The New York Times' primer on tonight: "Forty-three presidential nominating contests in 24 states. Channel upon channel of the commentators talking about exit polls. The biggest prize of the night -- California -- being decided well after most viewers have headed for bed. A total of 3,156 delegates allocated under arcane rules on what could be the most significant night of the 2008 campaign to date."
It's close on the Dem side. Obama said he expects a "split decision."
The Boston Globe does a little delegate math on identity politics. "The size of Obama's victory over Senator Hillary Clinton of New York among African-American voters could prove crucial to the eventual outcome of the race: If Obama wins by big margins in heavily black areas, he could gain a trove of delegates to the party's national convention that would be the equivalent of winning several small states. That is because many predominantly black congressional districts, particularly in the South and Midwest, are delegate powerhouses that will send more than twice as many representatives to the Democratic convention in August as some mostly white districts in the same state."
The last round of Reuters/C-Span/Zogby Feb. 5 tracking polls:
New Jersey: Clinton 46%, Obama 41%; McCain 53%, Romney 24%
New York: McCain 56%, Romney 20%
Georgia: Obama 49%, Clinton 29%
Missouri: Obama 45%, Clinton 42%; McCain 37%, Huck 27%, Romney 25%
California: Obama 49%, Clinton 36%; Romney 40%, McCain 33%
The Clinton campaign emails First Read this color:
* 12.2 million calls made yesterday
* Chelsea giving out coffee and donuts at the New Haven Fired station this morning
* Clinton did all morning shows and will be on talk radio and doing satellite interviews into Feb. 5 states for the bulk of the day
* Clinton called into the Tom Joyner show this morning
* More than a quarter million viewers of the national town hall last night on our website
* Rain in OK, St. Louis, and snow in NM
Bloomberg's Julianna Goldman looks at Obama's red-state appeal. "As Democratic voters in 22 states go to the polls today, Obama's support in Republican-leaning 'Red States' will give him more ammunition to challenge Senator Hillary Clinton for a majority of the 1,681 delegates at stake, experts say. Obama … is favored to win most of the five Republican strongholds -- Alaska, Idaho, North Dakota, Colorado and Kansas -- holding caucuses."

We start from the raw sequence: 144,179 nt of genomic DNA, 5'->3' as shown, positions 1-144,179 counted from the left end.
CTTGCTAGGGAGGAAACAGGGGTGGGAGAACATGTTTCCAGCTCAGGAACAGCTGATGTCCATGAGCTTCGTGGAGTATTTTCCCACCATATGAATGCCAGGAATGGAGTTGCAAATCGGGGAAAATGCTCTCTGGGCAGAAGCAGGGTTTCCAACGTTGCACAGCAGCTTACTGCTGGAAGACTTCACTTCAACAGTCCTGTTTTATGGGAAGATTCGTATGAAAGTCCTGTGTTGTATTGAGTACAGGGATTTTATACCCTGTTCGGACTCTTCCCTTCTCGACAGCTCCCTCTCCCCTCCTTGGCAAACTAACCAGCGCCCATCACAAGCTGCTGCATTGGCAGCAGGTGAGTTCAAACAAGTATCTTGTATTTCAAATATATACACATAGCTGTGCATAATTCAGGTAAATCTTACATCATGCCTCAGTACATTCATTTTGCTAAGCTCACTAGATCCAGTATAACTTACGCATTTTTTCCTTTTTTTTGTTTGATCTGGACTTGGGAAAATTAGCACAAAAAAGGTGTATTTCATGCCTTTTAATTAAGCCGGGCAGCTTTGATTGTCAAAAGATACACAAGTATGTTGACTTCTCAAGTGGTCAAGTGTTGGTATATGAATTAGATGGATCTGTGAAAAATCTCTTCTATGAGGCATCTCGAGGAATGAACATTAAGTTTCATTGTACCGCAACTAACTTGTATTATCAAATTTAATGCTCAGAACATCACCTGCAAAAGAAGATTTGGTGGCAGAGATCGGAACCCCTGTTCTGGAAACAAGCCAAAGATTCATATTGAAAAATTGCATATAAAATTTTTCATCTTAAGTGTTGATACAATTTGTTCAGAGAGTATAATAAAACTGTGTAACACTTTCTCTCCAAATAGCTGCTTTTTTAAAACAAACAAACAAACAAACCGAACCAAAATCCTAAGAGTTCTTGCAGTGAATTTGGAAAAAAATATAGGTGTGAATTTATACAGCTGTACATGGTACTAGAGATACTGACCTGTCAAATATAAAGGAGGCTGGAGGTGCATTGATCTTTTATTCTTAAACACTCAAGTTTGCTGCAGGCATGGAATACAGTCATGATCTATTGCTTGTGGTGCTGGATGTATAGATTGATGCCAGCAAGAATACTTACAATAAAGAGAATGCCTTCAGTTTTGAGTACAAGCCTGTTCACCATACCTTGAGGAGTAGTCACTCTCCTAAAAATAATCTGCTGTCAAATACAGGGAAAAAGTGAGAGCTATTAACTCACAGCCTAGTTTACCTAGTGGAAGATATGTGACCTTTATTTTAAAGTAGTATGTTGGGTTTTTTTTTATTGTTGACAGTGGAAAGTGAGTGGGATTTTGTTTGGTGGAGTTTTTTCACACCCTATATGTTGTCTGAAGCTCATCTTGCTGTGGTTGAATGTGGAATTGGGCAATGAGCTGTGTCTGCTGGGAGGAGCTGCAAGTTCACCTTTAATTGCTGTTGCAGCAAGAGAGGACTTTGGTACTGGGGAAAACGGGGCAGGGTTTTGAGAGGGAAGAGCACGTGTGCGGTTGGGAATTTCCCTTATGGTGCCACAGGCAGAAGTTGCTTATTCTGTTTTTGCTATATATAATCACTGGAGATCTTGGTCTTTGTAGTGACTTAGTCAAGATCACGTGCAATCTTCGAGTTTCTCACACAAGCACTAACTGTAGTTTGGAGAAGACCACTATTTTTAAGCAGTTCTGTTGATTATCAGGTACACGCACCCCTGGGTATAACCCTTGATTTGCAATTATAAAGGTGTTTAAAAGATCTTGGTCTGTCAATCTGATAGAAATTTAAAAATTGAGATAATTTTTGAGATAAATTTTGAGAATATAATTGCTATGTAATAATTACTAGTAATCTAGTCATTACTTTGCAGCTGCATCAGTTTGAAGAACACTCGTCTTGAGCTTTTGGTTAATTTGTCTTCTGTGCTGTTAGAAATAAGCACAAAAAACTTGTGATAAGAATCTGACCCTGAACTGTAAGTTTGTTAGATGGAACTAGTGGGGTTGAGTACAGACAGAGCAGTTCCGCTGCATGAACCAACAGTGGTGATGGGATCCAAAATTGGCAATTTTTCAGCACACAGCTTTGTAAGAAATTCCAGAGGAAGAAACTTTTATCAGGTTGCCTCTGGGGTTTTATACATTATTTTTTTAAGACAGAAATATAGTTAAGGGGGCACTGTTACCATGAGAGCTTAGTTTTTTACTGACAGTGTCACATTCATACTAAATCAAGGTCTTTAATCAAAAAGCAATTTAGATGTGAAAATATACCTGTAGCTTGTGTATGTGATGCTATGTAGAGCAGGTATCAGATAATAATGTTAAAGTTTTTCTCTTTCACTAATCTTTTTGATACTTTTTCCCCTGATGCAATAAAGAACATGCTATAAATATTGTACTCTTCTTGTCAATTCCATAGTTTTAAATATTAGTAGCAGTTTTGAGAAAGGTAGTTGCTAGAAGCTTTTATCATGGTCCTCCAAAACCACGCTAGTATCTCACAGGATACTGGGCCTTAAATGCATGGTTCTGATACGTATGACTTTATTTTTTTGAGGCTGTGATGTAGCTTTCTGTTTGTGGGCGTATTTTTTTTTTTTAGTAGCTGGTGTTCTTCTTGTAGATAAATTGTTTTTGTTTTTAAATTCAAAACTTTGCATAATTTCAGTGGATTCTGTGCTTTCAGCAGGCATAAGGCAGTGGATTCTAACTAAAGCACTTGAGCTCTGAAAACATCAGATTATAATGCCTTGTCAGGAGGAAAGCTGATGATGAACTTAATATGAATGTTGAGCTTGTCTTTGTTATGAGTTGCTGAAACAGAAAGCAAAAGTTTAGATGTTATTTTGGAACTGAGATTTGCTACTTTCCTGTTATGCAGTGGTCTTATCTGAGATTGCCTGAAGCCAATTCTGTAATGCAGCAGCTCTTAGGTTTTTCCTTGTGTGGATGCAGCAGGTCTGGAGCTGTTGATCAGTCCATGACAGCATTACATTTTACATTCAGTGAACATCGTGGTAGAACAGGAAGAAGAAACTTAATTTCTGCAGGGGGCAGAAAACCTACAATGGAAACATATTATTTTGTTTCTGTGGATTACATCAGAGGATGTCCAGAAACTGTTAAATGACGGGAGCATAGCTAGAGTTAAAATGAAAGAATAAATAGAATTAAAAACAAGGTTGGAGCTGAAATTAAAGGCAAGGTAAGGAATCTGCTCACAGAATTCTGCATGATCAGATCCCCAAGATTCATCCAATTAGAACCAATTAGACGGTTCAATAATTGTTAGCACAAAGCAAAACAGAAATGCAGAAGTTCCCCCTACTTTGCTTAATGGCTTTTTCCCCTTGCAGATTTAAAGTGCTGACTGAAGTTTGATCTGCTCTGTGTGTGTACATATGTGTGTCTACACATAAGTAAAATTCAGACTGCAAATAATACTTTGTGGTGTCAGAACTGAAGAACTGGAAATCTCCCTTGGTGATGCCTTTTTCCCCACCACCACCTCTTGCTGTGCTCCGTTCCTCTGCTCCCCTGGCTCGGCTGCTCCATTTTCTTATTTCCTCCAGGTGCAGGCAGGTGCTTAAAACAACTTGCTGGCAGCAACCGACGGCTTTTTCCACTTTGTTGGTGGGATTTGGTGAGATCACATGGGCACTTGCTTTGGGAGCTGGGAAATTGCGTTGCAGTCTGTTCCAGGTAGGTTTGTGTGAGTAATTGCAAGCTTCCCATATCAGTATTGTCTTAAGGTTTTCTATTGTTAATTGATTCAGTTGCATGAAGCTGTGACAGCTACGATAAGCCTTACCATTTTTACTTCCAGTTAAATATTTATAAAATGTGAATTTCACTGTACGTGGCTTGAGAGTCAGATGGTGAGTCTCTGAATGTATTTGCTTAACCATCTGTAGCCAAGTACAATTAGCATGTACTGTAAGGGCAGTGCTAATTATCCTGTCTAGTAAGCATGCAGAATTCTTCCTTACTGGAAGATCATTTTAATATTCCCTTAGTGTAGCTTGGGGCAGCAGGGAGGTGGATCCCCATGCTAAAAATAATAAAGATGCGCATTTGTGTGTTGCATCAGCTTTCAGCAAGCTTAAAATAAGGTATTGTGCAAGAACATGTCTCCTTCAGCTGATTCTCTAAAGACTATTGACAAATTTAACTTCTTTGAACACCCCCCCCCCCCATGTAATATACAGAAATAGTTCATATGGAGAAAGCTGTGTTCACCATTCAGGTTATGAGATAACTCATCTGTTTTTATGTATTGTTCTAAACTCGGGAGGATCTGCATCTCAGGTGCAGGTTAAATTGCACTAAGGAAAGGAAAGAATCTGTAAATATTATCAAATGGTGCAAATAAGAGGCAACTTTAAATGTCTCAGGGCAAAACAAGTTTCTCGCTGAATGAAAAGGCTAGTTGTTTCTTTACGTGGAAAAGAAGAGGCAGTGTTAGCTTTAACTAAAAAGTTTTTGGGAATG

CALIFORNIA: How big was the early vote? It could be the difference between Clinton winning and losing tonight. "Although mail-in voting is expected to be a record high for a primary in California, the ballots haven't been arriving particularly early, said Weir, the Contra Costa County clerk-recorder. In all, about 4.1 million mail-in ballots are expected -- nearly half of what Weir said was the state's anticipated voter turnout. More than 1 million of the outstanding absentee ballots, Weir said, probably will be dropped off at polls or arrive in the mail today."
MASSACHUSETTS: Clinton, Obama and McCain all campaigned in the Bay State yesterday.
"Secretary of State William F. Galvin predicted that more than a million voters [in Massachusetts], more than 30 percent of the state's 4 million voters, will show up at the polls, drawn largely by the excitement spilling out of this year's elections."
The Boston Globe splashes cold water on Romney's optimism. "But today Mitt Romney, who likes to say that everything he touches turns into a success, is facing the jarring prospect of a loss in a Republican presidential race to which he devoted two years of his life and at least $35 million of his fortune."
NEW YORK: "Hillary Clinton is favored to carry her home state of New York on Super Tuesday, but Barack Obama is looking to limit the size of her victory, and her share of the 232 delegates up for grabs."
With the polls showing a tightening, the New York Post dubs Obama the "Ba-rocket."
But could today's Giants' parade hurt Obama?